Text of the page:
The American artist is known for not being afraid to voice her political opinions. DW spoke to her about the state of the American Dream, the role of artists in turbulent political times and US President Donald Trump.
DW: On his campaign trail leading up to last year's elections, Donald Trump pronounced the "death” of the American Dream, only to then position himself as its savior. In your work, you have sharply critiqued the foundations of the American Dream, too. Do you and the president agree on this point?
Martha Rosler: Of course, what Donald Trump was trying to say was that the American Dream depends on a kind of bellicose militarism. My works are saying that too, but with a negative value, whereas he is promoting this as a necessary posture for the US to "succeed."
We can identify this attitude as toxic masculinity. If you think about it, the struggles of our times in the US are expressed not only in the Black Lives Matter movement, about vast racial injustice, but also against this toxic masculinity of men in power and the relationship to women who have to cope with it, for example, in the theater, movies, or the art world, or in the corporate world, as well as in everyday life.
It begins with our own president—we imagine that no one with any sense would vote for a man who says the outrageous things he says, but now people have begun to adjust to this state of affairs and imagine that he has to be that way for the US to be "strong." Artists know better—anyone really must know that this verbal violence is not acceptable. But we have to also understand that this bizarre outbreak of divisiveness and hatred is part of a bigger picture in the US of racial and class oppression and an ugly white nationalism based on the need of white people to feel superior to others.
How do you reflect your political standpoints in your work?
I'm a committed feminist but also an anti-militarist. The works in my series "House Beautiful: Bringing the War Home" (currently featured in the exhibition "The American Dream” at Kunsthalle Emden) were made as agitational works against the war in Vietnam, which we were pursuing at the time, but they are rooted in a feminist sensibility. The works don't have any text; they don't denounce, they simply show a vision of the American home – which is, of course, the woman's domain – with inserted images of the war abroad.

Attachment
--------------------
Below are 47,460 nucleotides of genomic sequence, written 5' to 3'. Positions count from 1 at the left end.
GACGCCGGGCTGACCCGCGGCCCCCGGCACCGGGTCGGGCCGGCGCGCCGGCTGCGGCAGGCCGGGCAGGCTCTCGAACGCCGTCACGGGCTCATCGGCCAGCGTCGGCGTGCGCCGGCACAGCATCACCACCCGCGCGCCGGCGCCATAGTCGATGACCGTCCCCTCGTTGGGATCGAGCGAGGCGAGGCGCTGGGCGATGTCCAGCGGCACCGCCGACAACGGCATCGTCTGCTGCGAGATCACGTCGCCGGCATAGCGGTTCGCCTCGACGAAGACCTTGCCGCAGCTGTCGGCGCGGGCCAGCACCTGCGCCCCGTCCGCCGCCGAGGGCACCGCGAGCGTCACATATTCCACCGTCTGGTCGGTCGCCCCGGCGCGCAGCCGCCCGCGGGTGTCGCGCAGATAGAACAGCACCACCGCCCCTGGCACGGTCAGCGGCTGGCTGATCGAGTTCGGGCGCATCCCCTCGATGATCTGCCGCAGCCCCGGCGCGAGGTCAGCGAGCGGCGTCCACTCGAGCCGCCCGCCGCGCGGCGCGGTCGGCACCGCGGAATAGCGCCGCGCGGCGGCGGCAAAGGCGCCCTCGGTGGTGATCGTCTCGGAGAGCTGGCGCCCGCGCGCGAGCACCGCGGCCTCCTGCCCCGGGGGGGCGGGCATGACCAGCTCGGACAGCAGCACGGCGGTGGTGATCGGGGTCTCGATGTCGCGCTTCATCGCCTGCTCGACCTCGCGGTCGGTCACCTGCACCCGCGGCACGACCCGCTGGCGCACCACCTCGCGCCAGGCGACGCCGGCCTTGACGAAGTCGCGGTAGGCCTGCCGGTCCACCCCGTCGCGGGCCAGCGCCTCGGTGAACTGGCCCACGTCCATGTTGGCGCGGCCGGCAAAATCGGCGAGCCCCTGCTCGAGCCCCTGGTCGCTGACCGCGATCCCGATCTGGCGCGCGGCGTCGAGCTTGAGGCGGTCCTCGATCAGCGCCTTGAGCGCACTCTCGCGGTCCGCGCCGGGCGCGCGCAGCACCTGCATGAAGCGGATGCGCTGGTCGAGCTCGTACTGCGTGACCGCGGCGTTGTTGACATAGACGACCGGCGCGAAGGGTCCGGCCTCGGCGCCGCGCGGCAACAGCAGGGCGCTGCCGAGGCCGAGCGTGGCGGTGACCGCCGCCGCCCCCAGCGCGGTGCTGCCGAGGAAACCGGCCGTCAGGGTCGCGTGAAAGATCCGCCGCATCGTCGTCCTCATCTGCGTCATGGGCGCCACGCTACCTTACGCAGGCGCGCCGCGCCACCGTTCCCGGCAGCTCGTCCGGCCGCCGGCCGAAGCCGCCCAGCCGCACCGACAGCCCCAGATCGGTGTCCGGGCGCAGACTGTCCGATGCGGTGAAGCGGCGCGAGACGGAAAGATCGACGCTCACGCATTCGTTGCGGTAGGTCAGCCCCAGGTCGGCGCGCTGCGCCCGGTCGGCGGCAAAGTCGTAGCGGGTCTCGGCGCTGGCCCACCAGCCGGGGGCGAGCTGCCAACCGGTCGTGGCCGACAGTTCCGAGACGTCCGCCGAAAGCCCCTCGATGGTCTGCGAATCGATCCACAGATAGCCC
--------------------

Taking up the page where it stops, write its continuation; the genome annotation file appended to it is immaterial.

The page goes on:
My essential point was that this is one world, not a divided world of the here and the there. It is our world and when we see these images of separate places put in conjunction with one another, we should feel unsettled enough about our worldview and our actions in the world to actually want to rethink and reconsider our relation to it. The works join together the reality of two supposedly disconnected worlds, and that was my best effort at saying we are responsible, both for this impossible idealized vision of purity and cleanliness, with its demands on women, and for the messy destruction of people, killed by our military.
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Where do you see the role of artists in the current political configurations: Has their voice become even more important?
I would say that artists have always believed that they can have an important role in moving society towards a different, presumably better future. I share that idea –I feel that art has the possibility of playing a strong role in highlighting the current betrayal of our own ideals and the move toward a dangerous isolationism accompanied by an awful bellicosity and generalized threats of destruction and disaster. With such strident threats from our current regime, artists can, I think, be quite good at casting these sharp changes in tone into relief and suggesting ways for people to regain the possibility of citizen power.
One thing art can do is show that another way, another world, is possible—that there are other ways of understanding the world that are quite different from what you might be hearing at home or in the media. It opens a window, and hopefully even a door, to other ways of organizing our daily lives. I like to think that what my art does is present the viewer with urgent questions: what do you think about this but also, importantly, what do you think we can do about it.
Coming back to the American Dream – has it always been an empty promise?
It depends on what we mean by the American dream. If we define the American Dream as referring to global dominance, of course that's always either temporary or a complete miss. But if it also represented the idea of equality of people and equal access to social resources and opportunities for growth, this is rather laudable. But it is also a promise more violated than fulfilled—it represents a social ideal. In this arena, we have proven ourselves highly deficient, once neoliberalism began to take hold and really the worship of wealth and inequality beginning in the early 1980s; so the American Dream has meanings of various kinds, whether it's a rallying cry or a promise of access in opposition to the presumed elite system in Europe that America was leaving behind. So it did promise a different, more egalitarian world but it also took away with one hand what it was holding out with the other. But dreams are persistent: we should agitate to realize the humane, egalitarian versions!